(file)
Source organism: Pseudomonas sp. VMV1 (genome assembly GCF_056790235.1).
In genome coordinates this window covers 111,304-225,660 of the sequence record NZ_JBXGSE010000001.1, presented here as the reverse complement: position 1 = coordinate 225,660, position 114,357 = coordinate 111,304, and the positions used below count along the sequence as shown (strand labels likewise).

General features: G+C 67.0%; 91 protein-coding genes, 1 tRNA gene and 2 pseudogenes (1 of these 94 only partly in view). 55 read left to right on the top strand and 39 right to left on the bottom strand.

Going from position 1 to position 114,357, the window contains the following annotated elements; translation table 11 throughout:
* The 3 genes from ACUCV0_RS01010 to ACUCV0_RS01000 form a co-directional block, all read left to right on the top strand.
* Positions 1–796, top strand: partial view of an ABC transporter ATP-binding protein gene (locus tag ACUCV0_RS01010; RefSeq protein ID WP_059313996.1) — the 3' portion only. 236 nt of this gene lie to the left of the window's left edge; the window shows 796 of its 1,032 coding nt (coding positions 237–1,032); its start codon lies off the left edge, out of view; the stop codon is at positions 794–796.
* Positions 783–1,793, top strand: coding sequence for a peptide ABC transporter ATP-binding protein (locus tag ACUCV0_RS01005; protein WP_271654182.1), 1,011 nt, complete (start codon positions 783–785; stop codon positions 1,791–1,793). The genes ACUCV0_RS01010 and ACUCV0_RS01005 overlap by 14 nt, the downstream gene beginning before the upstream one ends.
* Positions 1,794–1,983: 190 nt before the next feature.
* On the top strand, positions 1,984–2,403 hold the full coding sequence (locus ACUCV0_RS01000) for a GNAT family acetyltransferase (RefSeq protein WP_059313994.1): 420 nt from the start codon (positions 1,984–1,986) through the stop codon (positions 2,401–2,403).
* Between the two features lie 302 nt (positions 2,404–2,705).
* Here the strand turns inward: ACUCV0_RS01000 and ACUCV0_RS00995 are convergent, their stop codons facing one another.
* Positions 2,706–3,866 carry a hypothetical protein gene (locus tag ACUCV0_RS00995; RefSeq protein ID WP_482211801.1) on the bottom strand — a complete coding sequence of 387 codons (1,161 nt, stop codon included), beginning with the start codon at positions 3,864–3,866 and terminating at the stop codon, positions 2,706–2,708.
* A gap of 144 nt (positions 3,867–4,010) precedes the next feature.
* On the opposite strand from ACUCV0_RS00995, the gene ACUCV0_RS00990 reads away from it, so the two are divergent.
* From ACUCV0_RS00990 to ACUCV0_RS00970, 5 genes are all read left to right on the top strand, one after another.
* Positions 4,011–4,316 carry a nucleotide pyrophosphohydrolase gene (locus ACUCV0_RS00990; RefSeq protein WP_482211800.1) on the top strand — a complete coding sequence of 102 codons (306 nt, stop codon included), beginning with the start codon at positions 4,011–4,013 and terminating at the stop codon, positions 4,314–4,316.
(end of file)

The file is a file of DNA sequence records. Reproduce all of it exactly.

Source organism: Pseudomonas sp. VMV1 (genome assembly GCF_056790235.1).
In genome coordinates this window covers 111,304-225,660 of the sequence record NZ_JBXGSE010000001.1, presented here as the reverse complement: position 1 = coordinate 225,660, position 114,357 = coordinate 111,304, and the positions used below count along the sequence as shown (strand labels likewise).

General features: G+C 67.0%; 91 protein-coding genes, 1 tRNA gene and 2 pseudogenes (1 of these 94 only partly in view). 55 read left to right on the top strand and 39 right to left on the bottom strand.

Going from position 1 to position 114,357, the window contains the following annotated elements; translation table 11 throughout:
* The 3 genes from ACUCV0_RS01010 to ACUCV0_RS01000 form a co-directional block, all read left to right on the top strand.
* Positions 1–796, top strand: partial view of an ABC transporter ATP-binding protein gene (locus tag ACUCV0_RS01010; RefSeq protein ID WP_059313996.1) — the 3' portion only. 236 nt of this gene lie to the left of the window's left edge; the window shows 796 of its 1,032 coding nt (coding positions 237–1,032); its start codon lies off the left edge, out of view; the stop codon is at positions 794–796.
* Positions 783–1,793, top strand: coding sequence for a peptide ABC transporter ATP-binding protein (locus tag ACUCV0_RS01005; protein WP_271654182.1), 1,011 nt, complete (start codon positions 783–785; stop codon positions 1,791–1,793). The genes ACUCV0_RS01010 and ACUCV0_RS01005 overlap by 14 nt, the downstream gene beginning before the upstream one ends.
* Positions 1,794–1,983: 190 nt before the next feature.
* On the top strand, positions 1,984–2,403 hold the full coding sequence (locus ACUCV0_RS01000) for a GNAT family acetyltransferase (RefSeq protein WP_059313994.1): 420 nt from the start codon (positions 1,984–1,986) through the stop codon (positions 2,401–2,403).
* Between the two features lie 302 nt (positions 2,404–2,705).
* Here the strand turns inward: ACUCV0_RS01000 and ACUCV0_RS00995 are convergent, their stop codons facing one another.
* Positions 2,706–3,866 carry a hypothetical protein gene (locus tag ACUCV0_RS00995; RefSeq protein ID WP_482211801.1) on the bottom strand — a complete coding sequence of 387 codons (1,161 nt, stop codon included), beginning with the start codon at positions 3,864–3,866 and terminating at the stop codon, positions 2,706–2,708.
* A gap of 144 nt (positions 3,867–4,010) precedes the next feature.
* On the opposite strand from ACUCV0_RS00995, the gene ACUCV0_RS00990 reads away from it, so the two are divergent.
* From ACUCV0_RS00990 to ACUCV0_RS00970, 5 genes are all read left to right on the top strand, one after another.
* Positions 4,011–4,316 carry a nucleotide pyrophosphohydrolase gene (locus ACUCV0_RS00990; RefSeq protein WP_482211800.1) on the top strand — a complete coding sequence of 102 codons (306 nt, stop codon included), beginning with the start codon at positions 4,011–4,013 and terminating at the stop codon, positions 4,314–4,316.